The Educational Psychology Specialization is a nationally-ranked and internationally-recognized program of study in the Department of Human Development and Quantitative Methodology.
The goal of the Educational Psychology specialization is to train students in the processes involved in learning across the life span and competent functioning in educational settings. Based on a mentorship model, students work closely with faculty on research and scholarship. Specific topics of research include cognitive development, as it relates to language, mathematics, and reading, social and academic aspects of motivation and self-regulation, and parent, teacher and peer relationships as they relate to school success. Students take courses and advanced seminars on cognition, motivation, learning, language, social influences on learning, and cognitive neuroscience. Advanced training in quantitative methods is also a specific focus of the specialization.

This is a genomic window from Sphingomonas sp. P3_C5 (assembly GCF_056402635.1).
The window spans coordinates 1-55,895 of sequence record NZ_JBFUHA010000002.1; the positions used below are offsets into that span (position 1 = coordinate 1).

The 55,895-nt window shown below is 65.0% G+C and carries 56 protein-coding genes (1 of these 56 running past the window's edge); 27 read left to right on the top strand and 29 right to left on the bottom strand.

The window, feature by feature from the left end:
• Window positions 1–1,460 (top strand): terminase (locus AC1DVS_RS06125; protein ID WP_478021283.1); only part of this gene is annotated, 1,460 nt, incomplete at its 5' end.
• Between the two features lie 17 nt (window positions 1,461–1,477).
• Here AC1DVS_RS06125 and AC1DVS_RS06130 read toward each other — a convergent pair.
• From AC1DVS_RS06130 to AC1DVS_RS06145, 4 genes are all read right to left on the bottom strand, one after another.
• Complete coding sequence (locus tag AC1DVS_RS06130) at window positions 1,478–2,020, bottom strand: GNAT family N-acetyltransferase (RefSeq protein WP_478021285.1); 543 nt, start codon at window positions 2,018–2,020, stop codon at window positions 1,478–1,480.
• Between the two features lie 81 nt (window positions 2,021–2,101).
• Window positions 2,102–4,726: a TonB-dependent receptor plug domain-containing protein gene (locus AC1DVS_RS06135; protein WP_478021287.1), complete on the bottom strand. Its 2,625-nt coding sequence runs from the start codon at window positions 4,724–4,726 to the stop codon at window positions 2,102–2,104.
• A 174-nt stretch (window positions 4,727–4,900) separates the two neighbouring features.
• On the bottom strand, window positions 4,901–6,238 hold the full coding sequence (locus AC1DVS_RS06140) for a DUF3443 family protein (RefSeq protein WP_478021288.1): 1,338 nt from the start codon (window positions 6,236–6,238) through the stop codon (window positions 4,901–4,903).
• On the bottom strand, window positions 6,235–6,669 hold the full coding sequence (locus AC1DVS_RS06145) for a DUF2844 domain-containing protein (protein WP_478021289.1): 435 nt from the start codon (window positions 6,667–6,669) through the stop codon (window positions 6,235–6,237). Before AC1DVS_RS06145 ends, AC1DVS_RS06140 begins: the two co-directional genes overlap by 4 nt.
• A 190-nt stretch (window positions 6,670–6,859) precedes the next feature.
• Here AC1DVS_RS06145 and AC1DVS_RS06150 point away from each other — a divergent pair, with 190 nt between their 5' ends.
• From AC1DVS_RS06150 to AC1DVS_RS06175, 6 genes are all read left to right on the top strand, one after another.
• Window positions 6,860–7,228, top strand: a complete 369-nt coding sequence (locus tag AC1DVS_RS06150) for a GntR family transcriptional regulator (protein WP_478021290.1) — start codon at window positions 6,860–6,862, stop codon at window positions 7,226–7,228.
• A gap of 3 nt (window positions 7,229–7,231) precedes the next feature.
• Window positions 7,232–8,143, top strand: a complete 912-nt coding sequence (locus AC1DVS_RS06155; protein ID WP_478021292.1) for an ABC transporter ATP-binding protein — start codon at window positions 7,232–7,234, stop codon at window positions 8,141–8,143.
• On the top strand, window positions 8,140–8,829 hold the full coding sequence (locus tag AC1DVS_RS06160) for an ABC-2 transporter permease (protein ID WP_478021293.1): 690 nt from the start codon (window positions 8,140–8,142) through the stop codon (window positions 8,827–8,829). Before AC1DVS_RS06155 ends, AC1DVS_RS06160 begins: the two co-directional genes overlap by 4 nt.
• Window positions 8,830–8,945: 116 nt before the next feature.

Educational psychology faculty and students meet bi-weekly as part of a research seminar series that focuses on the discussion of ongoing student and faculty research. The seminar also includes professional development topics such as how to publish and present research, grant writing, job search advice, and networking skills.
While completing their Ph.D., graduate students are also able to pursue concentrations in quantitative methodology, as well as in interdisciplinary areas such as neuroscience and cognitive science and language science.
December 1, 2022 (Fall 2023 International)
December 1, 2022 (Fall 2023 Domestic)
|UMD Graduate |
1) Statement of Purpose*: